The fibroblast culture 180BR, established from a patient showing an adverse response to radiotherapy, has been shown previously to be hypersensitive to ionizing radiation and to be defective in the repair of DNA double-strand breaks. We demonstrate here that the products of the catalytic subunit of DNA-dependent protein kinase (DNA-PKcs) and its regulatory subunits (Ku 70 and Ku 80) are present at normal levels and possess functional activity. The product of the gene mutated in the human genetic disorder ataxia-telangiectasia was also detected in these cells. Apoptosis was detected after high-dose ionizing radiation exposure, and this process was accompanied by specific degradation of DNA-PKcs, ATM, and poly(ADP-ribose) polymerase. Activation of CPP32, an interleukin 1β converting enzyme-like protease implicated in apoptosis, was also observed in 180BR cells in response to radiation damage. The radiosensitivity observed in 180BR cells can be accounted for, at least in part, by radiation-induced apoptosis, and the defect in these cells is not a gross one in DNA-PKcs or ATM.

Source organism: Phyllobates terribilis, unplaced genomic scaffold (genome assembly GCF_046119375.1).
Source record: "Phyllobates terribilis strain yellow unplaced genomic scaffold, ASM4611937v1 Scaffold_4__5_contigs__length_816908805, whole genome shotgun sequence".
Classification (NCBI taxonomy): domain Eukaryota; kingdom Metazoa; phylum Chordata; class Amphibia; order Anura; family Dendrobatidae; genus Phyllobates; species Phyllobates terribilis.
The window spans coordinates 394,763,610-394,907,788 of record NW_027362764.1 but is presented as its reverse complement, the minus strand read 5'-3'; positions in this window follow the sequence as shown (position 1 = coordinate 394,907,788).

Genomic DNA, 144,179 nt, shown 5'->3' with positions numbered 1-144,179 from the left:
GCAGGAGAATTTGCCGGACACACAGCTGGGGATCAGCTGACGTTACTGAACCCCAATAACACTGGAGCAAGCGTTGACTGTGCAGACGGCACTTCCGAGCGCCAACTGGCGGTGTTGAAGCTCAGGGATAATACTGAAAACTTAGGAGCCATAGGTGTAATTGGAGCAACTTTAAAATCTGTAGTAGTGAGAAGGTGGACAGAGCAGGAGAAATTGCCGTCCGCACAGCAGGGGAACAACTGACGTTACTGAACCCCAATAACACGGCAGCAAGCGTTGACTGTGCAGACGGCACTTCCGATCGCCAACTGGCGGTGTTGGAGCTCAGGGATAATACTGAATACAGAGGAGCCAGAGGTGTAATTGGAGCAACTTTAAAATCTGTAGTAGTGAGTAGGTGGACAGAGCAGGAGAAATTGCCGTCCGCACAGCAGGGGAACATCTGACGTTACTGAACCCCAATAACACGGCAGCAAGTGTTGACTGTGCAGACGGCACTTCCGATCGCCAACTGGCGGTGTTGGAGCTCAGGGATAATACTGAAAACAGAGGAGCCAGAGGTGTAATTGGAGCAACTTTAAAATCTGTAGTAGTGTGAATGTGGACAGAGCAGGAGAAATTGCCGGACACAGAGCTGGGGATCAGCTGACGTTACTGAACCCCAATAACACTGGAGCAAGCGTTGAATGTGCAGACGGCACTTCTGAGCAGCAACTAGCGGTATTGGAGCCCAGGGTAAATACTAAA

This work was supported by grants from the Australian National Health and Medical Research Council and the Queensland Cancer Fund. H. L. was supported by a studentship from the Tzu Chi Foundation. H. L. and Q. S. contributed equally to this work.